“I know we met what they needed,” Green says.

Green doesn’t dispute a contention by Hausman that The Gold Center has been transporting precious metal in unsecured vans with dealer plates. There is, he says, nothing illegal about the practice.

Hausman in his lawsuit says that a two-carat diamond went missing after The Gold Center under Green’s control arranged for a swap, plus cash, with a pricey gem. Hausman says that the diamond was kept by a Gold Center manager and has not been properly accounted for. Not so, says Green. “The gentleman traded a diamond for a higher-quality diamond,” Green says. “The Gold Center was made 100-percent whole.”

Hausman also contends that The Gold Center has been incinerating computer circuit boards even though the building lease prohibits the disposal of hazardous materials. On one occasion, Hausman says, the Springfield Fire Department was summoned after a fire that spewed “heavy black toxic smoke and, potentially cadmium, a hazardous chemical used in circuit boards, into the Gold Center property.”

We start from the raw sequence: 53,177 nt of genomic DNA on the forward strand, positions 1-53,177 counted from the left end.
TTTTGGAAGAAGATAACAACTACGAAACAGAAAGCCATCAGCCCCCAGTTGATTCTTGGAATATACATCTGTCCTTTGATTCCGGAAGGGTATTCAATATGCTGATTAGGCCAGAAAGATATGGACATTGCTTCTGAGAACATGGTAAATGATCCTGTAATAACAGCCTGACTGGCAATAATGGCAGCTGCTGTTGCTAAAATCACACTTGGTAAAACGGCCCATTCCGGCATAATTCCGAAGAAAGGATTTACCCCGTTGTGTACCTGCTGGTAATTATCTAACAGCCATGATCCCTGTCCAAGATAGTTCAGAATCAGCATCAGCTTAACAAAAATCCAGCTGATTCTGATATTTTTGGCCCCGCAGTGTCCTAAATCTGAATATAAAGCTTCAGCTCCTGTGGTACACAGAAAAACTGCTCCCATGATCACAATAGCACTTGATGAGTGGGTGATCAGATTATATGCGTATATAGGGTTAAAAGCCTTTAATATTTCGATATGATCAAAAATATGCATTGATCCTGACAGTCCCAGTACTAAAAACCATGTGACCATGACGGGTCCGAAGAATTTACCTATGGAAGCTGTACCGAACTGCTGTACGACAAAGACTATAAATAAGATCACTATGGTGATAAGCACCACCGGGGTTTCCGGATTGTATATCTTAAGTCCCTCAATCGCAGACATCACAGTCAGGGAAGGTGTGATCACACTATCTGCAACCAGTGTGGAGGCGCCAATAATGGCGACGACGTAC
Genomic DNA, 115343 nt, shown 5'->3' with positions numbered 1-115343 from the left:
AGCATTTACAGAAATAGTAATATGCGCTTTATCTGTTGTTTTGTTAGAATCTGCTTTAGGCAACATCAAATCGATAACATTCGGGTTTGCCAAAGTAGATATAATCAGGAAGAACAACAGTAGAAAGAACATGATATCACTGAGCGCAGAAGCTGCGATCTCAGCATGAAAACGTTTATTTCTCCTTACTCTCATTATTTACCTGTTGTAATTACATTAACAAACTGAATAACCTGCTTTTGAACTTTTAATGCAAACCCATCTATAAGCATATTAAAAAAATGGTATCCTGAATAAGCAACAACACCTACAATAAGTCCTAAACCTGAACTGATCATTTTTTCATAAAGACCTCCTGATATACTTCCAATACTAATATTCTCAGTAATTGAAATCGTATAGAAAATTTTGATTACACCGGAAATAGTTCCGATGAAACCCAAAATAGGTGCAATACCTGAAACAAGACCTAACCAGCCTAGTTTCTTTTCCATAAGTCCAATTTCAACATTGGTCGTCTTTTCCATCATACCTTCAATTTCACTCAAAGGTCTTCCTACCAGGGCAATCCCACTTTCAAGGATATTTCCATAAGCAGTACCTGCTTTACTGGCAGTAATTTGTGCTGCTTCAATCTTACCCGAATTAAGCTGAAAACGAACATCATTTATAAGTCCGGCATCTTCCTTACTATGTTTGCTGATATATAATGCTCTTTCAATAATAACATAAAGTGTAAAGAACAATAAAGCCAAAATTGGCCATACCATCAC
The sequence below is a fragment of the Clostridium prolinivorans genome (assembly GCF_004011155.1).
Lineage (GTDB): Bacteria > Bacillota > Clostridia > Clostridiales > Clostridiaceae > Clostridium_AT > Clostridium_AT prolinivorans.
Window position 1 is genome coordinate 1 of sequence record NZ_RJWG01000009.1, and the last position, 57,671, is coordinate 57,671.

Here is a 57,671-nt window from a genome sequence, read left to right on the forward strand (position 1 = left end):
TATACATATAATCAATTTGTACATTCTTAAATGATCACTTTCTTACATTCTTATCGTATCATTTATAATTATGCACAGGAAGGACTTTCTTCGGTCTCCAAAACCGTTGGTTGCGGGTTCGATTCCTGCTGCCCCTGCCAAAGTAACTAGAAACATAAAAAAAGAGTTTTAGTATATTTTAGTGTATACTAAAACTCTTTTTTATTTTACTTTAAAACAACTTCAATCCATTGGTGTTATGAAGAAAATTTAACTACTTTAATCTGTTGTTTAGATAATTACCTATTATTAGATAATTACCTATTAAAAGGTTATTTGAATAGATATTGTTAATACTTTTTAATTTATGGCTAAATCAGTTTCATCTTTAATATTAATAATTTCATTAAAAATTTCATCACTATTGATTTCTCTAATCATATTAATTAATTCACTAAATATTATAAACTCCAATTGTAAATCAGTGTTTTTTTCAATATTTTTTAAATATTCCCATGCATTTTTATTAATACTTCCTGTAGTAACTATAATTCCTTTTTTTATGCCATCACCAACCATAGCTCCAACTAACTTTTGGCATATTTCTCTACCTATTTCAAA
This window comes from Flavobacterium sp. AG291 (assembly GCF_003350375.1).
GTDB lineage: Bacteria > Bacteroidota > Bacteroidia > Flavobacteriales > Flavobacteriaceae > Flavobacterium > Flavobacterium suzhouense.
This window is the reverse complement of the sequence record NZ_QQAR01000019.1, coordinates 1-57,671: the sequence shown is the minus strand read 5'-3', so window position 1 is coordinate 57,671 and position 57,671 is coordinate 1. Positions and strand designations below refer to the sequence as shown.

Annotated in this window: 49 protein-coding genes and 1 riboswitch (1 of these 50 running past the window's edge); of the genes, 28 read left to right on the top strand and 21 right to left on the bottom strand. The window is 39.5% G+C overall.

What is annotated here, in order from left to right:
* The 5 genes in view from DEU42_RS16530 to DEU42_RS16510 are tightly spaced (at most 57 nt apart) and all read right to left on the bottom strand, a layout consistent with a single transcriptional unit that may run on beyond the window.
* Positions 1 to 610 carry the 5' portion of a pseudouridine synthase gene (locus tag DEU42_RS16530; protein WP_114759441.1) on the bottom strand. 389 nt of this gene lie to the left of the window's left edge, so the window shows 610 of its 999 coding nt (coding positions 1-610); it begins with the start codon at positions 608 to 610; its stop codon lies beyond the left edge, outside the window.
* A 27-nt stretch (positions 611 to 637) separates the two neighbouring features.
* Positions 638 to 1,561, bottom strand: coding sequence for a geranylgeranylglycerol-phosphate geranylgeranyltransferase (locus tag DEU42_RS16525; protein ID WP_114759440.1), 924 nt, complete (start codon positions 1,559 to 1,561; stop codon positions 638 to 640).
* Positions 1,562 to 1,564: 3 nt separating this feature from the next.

Springfield Fire Department reports show that a passerby called the fire department in 2015 after spotting black smoke coming from the building. After being told that a furnace had overheated and discovering no fire, the first firefighters on scene canceled the call, fire department records show, and left the scene after 10 minutes.

“It was a minimal deal that lasted all of about five minutes,” Green said. The Gold Center routinely melts circuit boards to recover silver, he said, and the one that prompted the 911 call contained unexpected plastic that resulted in black smoke. “We melt circuit boards all the time,” Green said.

Hausman says that Green is preparing to move The Gold Center to Florida. Green acknowledges that he plans to start buying and selling precious metals in Florida within the next year. “We are opening up a second location in Naples, Florida,” Green says. “But we plan to stay in Springfield, for sure.” But not at the building owned by Hausman.

“We’ll be shifting locations,” Green said.

Contact Bruce Rushton at brushton@illinoistimes.com.